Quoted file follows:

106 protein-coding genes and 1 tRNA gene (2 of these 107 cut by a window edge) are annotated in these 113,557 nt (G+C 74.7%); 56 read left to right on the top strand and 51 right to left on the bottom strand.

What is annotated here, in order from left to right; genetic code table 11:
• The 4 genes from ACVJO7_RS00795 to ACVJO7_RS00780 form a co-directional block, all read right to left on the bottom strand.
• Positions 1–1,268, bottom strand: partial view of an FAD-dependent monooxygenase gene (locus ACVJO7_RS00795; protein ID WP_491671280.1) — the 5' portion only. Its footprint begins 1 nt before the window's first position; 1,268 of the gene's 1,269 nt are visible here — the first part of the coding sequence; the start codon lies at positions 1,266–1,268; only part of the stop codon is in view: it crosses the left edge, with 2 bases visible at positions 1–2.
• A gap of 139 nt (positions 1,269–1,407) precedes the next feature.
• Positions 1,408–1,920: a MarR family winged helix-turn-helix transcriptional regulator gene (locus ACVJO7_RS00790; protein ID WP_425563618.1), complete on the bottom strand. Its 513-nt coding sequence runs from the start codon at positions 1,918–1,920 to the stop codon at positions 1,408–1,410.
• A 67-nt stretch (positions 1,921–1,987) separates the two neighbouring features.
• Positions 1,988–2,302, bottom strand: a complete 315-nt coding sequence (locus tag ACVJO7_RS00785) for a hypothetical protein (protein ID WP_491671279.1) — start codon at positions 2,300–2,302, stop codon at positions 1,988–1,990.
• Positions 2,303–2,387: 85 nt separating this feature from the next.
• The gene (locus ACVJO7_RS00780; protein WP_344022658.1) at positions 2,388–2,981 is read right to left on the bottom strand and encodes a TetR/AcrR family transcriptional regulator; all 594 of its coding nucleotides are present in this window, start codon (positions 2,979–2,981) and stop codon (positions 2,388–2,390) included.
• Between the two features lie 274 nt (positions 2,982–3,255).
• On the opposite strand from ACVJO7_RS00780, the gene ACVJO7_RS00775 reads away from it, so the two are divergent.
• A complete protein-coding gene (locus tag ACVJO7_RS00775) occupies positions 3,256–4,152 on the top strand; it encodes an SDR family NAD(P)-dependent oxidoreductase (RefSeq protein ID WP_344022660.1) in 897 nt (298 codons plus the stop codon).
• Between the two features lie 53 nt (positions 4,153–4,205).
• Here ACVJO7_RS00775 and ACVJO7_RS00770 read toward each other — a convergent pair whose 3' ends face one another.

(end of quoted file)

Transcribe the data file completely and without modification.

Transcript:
106 protein-coding genes and 1 tRNA gene (2 of these 107 cut by a window edge) are annotated in these 113,557 nt (G+C 74.7%); 56 read left to right on the top strand and 51 right to left on the bottom strand.

What is annotated here, in order from left to right; genetic code table 11:
• The 4 genes from ACVJO7_RS00795 to ACVJO7_RS00780 form a co-directional block, all read right to left on the bottom strand.
• Positions 1–1,268, bottom strand: partial view of an FAD-dependent monooxygenase gene (locus ACVJO7_RS00795; protein ID WP_491671280.1) — the 5' portion only. Its footprint begins 1 nt before the window's first position; 1,268 of the gene's 1,269 nt are visible here — the first part of the coding sequence; the start codon lies at positions 1,266–1,268; only part of the stop codon is in view: it crosses the left edge, with 2 bases visible at positions 1–2.
• A gap of 139 nt (positions 1,269–1,407) precedes the next feature.
• Positions 1,408–1,920: a MarR family winged helix-turn-helix transcriptional regulator gene (locus ACVJO7_RS00790; protein ID WP_425563618.1), complete on the bottom strand. Its 513-nt coding sequence runs from the start codon at positions 1,918–1,920 to the stop codon at positions 1,408–1,410.
• A 67-nt stretch (positions 1,921–1,987) separates the two neighbouring features.
• Positions 1,988–2,302, bottom strand: a complete 315-nt coding sequence (locus tag ACVJO7_RS00785) for a hypothetical protein (protein ID WP_491671279.1) — start codon at positions 2,300–2,302, stop codon at positions 1,988–1,990.
• Positions 2,303–2,387: 85 nt separating this feature from the next.
• The gene (locus ACVJO7_RS00780; protein WP_344022658.1) at positions 2,388–2,981 is read right to left on the bottom strand and encodes a TetR/AcrR family transcriptional regulator; all 594 of its coding nucleotides are present in this window, start codon (positions 2,979–2,981) and stop codon (positions 2,388–2,390) included.
• Between the two features lie 274 nt (positions 2,982–3,255).
• On the opposite strand from ACVJO7_RS00780, the gene ACVJO7_RS00775 reads away from it, so the two are divergent.
• A complete protein-coding gene (locus tag ACVJO7_RS00775) occupies positions 3,256–4,152 on the top strand; it encodes an SDR family NAD(P)-dependent oxidoreductase (RefSeq protein ID WP_344022660.1) in 897 nt (298 codons plus the stop codon).
• Between the two features lie 53 nt (positions 4,153–4,205).
• Here ACVJO7_RS00775 and ACVJO7_RS00770 read toward each other — a convergent pair whose 3' ends face one another.